I keep going back to all that prep work and Kavanaugh’s reaction to it. Kavanaugh is no ordinary witness, this is no ordinary testimony, and so what is there to prep for, exactly, if Kavanaugh is as innocent as he claims? What kind of “lawyering up” does lawyer Kavanaugh need if he were not at that long-ago party where Ford alleges she was almost raped? Or the other party where Ramirez says Kavanaugh imposed himself on her? The nominee is no novice when it comes to courts and courtrooms. He doesn’t need a lesson, or a reminder, in how a witness should or should not act. He has to be both persuasive and honorable, writes Benjamin Wittes, but if that is true then it’s either genuine, in which case Kavanaugh needs no coaching, or it is not, in which case Kavanaugh is worse than dishonorable.

The truth is that Kavanaugh is being coached in great detail to clap together precisely the right phrases during his next round of public testimony that will allow Vichy Republicans like Susan Collins or Jeff Flake to declare themselves satisfied that he’s not an attempted rapist. He’s also being coached on what to say more broadly about sexual assault and victimization so as not to further erode Republican support among women this election season. There is nothing about any of this that enhances anyone’s argument that Kavanaugh has a judicial temperament that warrants his inclusion on the Supreme Court.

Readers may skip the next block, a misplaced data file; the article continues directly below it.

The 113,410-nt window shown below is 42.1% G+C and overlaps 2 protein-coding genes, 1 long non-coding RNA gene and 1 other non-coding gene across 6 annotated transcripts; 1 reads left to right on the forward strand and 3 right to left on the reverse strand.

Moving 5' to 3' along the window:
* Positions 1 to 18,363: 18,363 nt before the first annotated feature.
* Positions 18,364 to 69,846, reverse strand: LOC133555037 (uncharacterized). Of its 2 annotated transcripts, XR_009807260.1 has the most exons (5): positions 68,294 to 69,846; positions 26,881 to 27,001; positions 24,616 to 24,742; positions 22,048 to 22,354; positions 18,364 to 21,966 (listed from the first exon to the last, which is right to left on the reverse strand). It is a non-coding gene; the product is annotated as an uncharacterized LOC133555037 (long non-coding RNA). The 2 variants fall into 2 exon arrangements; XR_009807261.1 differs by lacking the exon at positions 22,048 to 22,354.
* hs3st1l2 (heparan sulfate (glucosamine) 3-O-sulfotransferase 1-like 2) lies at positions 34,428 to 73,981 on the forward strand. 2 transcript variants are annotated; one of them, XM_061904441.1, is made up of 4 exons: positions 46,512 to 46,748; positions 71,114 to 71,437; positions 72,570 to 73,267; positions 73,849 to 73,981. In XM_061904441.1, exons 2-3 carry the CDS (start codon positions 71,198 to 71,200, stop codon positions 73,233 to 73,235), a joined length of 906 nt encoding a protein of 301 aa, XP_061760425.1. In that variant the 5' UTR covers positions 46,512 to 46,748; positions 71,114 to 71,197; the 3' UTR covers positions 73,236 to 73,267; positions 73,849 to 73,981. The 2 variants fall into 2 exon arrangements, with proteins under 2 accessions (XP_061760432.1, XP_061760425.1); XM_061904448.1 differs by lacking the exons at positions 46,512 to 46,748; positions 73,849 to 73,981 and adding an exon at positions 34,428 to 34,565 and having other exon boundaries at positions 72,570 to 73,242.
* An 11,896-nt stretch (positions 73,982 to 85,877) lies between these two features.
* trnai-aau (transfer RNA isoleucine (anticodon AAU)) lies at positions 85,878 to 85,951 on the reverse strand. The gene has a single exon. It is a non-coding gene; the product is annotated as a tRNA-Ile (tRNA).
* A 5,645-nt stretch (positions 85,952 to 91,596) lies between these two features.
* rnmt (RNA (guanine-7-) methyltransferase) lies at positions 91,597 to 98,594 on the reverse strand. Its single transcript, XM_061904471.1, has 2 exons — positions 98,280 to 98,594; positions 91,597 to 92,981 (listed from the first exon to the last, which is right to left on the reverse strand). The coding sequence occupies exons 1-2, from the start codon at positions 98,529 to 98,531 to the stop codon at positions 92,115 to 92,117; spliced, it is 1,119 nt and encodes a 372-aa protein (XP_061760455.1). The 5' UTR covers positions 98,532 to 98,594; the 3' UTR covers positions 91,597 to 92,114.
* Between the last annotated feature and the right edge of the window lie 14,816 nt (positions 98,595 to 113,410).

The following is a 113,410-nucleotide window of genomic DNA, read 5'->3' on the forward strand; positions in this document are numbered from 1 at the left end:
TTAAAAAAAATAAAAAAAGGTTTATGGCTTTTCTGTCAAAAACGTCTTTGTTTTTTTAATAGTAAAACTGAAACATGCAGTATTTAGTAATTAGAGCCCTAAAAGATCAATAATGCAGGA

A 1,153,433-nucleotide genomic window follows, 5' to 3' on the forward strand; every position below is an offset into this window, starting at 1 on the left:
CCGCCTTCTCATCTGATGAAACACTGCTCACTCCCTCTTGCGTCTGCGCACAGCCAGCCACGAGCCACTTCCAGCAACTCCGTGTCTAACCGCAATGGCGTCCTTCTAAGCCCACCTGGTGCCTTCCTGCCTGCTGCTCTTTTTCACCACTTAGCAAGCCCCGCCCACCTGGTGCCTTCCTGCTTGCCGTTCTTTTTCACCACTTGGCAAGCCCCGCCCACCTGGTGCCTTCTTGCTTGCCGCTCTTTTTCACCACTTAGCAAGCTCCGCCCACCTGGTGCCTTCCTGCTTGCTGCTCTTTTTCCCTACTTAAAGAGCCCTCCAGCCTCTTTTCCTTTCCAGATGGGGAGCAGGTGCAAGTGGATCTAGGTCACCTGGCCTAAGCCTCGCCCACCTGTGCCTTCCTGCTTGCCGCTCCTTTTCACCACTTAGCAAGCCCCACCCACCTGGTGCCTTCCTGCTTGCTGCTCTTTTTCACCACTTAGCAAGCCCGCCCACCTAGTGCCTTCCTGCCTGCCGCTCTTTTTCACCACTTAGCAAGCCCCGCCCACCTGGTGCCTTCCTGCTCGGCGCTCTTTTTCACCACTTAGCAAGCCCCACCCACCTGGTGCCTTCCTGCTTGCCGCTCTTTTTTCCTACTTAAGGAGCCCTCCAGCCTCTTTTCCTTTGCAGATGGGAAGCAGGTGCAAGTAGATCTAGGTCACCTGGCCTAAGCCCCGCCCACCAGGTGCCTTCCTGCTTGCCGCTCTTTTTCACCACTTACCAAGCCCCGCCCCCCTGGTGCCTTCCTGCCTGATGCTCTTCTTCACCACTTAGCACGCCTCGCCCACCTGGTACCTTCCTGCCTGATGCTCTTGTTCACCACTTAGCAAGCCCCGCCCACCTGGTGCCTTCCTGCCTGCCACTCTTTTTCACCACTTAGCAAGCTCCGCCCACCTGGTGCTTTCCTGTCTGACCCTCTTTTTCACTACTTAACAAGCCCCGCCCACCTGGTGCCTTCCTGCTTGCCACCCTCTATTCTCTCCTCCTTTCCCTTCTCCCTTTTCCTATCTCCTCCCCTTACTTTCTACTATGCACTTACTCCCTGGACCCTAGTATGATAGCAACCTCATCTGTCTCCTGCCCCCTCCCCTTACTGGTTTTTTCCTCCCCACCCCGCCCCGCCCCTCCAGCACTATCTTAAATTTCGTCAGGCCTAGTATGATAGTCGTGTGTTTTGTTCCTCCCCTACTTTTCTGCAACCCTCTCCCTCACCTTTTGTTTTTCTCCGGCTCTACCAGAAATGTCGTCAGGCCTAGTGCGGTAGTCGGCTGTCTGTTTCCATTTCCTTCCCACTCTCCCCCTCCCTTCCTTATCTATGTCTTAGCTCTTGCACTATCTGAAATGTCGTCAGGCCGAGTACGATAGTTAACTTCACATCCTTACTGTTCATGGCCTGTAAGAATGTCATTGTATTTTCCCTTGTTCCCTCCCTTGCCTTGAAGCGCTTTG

As if Kavanaugh’s collusion with the White House in advance of his Senate testimony isn’t worrisome enough, there also now is the question of the connection, if any, between Kavanaugh and Ed Whelan, the conservative ideologue who pitched a dubious “mistaken identity” theory last week in which he named another man as Ford’s possible abuser. Did Kavanaugh and White House operatives know that Whelan was going to pitch this conspiracy theory dreck? Would it surprise anyone that Bill Shine, the former Fox News executive now at the White House, would pull a stunt like that? And what happens now that Ramirez has emerged? More strategy sessions between the executive and judicial branches?

I can understand how upset Kavanaugh is, as I wrote last week, being so close to his life’s goal only to have this happen. But that does not excuse the very un-judge like behavior Kavanaugh has exhibited in the past two weeks. He has acted like a guilty man trying to hide something instead of a righteous man knowing the truth will help him past this hurdle. He as acted like a nominee who believes it’s more important to get the job than it is for him to have any respect when he has the job. Even if you didn’t think he was disqualified for the ferocity of his conservative ideology, his reaction to these allegations tell us he’s unworthy of the job for which he is nominated.